Friday, March 04, 2005

The Question and Ducklings

Ah, "The Question." You UXCentrics know which one I mean. You're in a meeting with a Client talking about great UX and UCD and enthusiasm rises. And someone asks, "Could you give us a list of sites with great user experience?"

I don't like The Question. Not because there aren't any outstanding sites to mention, but because it can suck the creativity out of a team. Great examples of UXCentricity are not a panacea to what's ailing a design team. They're not even a good source for great ideas. The best ideas come from within—from a project team obsessed with their own users. Other sites are for other users. Why look there for answers?

The Question has a subtle undercurrent: If a site is successful (say an Amazon or Yahoo!), it's often assumed that the UI and UX is superb. I beg to differ. I'm a big Amazon customer and I'm reasonably pleased with SBC Yahoo!—but I don't see these as paragons of UXCentricity. Those sites are successful for other reasons than UX.

Which leads to another corollary of The Question: "If people are used to Amazon, Yahoo! and so on, shouldn't we adopt a similar UI and UX?" This raises the spectre of emerging de facto standards—"best" practices created not by interaction designers consumed with meeting the needs of their site's audience, but by popularity. This—in the immortal words of a wise end-user I once met—expects tool users to be tool makers. Choosing to design a site a certain way because users are "used" to it elsewhere is abrogating your responsibilities as a designer, your responsibilities to your specific audience. And it slams the door in the face of potentially groundbreaking innovation.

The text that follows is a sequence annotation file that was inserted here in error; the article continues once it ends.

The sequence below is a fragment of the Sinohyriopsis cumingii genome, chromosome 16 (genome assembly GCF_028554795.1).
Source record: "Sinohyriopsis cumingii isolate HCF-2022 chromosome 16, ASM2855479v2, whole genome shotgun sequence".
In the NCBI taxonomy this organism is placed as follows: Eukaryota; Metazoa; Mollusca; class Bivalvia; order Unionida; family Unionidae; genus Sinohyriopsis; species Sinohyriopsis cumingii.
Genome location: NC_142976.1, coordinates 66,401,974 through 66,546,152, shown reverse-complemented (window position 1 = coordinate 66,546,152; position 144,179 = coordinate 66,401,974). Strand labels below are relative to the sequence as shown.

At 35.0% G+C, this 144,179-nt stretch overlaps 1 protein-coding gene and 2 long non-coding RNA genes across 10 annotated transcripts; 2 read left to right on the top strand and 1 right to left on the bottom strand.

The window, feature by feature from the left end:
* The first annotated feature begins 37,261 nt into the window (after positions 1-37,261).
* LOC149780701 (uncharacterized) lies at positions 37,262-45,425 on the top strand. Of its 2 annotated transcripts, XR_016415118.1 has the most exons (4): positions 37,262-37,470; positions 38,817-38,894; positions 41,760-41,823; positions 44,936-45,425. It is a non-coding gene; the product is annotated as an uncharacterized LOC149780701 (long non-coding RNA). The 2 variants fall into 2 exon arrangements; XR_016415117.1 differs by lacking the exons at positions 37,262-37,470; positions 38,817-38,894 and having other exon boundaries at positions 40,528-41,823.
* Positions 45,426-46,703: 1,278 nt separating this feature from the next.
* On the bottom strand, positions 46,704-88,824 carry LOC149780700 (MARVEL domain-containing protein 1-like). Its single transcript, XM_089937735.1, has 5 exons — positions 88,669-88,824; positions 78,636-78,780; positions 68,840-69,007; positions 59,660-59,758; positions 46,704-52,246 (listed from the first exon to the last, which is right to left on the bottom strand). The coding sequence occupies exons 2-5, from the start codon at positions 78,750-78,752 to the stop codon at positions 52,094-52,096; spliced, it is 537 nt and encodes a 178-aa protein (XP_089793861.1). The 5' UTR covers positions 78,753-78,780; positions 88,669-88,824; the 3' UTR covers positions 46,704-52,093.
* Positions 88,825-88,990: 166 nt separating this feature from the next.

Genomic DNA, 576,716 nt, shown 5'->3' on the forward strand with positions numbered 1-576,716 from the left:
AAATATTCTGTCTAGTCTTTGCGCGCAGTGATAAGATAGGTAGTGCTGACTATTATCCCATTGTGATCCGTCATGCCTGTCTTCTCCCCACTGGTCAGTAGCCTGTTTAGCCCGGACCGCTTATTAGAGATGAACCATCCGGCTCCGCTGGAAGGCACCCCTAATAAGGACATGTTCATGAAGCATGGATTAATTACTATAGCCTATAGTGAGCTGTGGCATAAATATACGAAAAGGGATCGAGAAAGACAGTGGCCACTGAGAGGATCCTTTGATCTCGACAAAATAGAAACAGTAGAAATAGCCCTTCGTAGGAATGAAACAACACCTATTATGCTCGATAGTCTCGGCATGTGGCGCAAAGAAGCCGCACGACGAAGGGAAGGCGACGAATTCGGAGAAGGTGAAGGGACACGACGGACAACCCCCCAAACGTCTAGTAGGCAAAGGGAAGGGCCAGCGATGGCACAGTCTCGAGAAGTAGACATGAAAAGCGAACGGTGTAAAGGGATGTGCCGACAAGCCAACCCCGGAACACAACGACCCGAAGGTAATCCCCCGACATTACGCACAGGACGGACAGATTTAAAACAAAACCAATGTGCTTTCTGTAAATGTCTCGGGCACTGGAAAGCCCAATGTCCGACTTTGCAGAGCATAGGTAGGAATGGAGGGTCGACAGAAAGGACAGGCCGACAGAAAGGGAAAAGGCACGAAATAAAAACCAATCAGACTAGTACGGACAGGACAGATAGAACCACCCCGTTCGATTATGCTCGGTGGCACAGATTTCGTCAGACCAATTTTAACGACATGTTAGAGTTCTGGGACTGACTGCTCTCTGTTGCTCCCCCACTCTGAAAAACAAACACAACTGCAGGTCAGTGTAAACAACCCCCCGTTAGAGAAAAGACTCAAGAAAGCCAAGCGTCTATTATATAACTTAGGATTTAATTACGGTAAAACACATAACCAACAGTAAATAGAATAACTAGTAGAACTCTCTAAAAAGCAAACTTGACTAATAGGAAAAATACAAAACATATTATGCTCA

I was reminded of this today when reading Peter Seebach's latest Cranky User column at IBM developerWorks where he discusses the baby duck syndrome—"what happens when users judge new and upcoming systems by comparing them with the first system they learned. This means that users generally prefer systems similar to those they learned on and dislike unfamiliar systems." A choice quote:
This leaves vendors with a serious problem. If you preserve interface compatibility for a long time, users are comfortable, but you end up stuck with an interface which may not be quite as eye-catching as you'd like. (The question of actual usability, it seems, has been completely ignored by the major players in the field for some years.) On the other hand, if you change it significantly, you give all your users a chance to stop and think whether, now that they have to learn how to use the computer all over again, they'd rather learn to use yours or someone else's.
Yes, baby ducks must follow their mommy ducks in order to survive. But there comes a time in every duck's (and user's) life when it's time to grow up and discover the wonderful delights of the big world around them.

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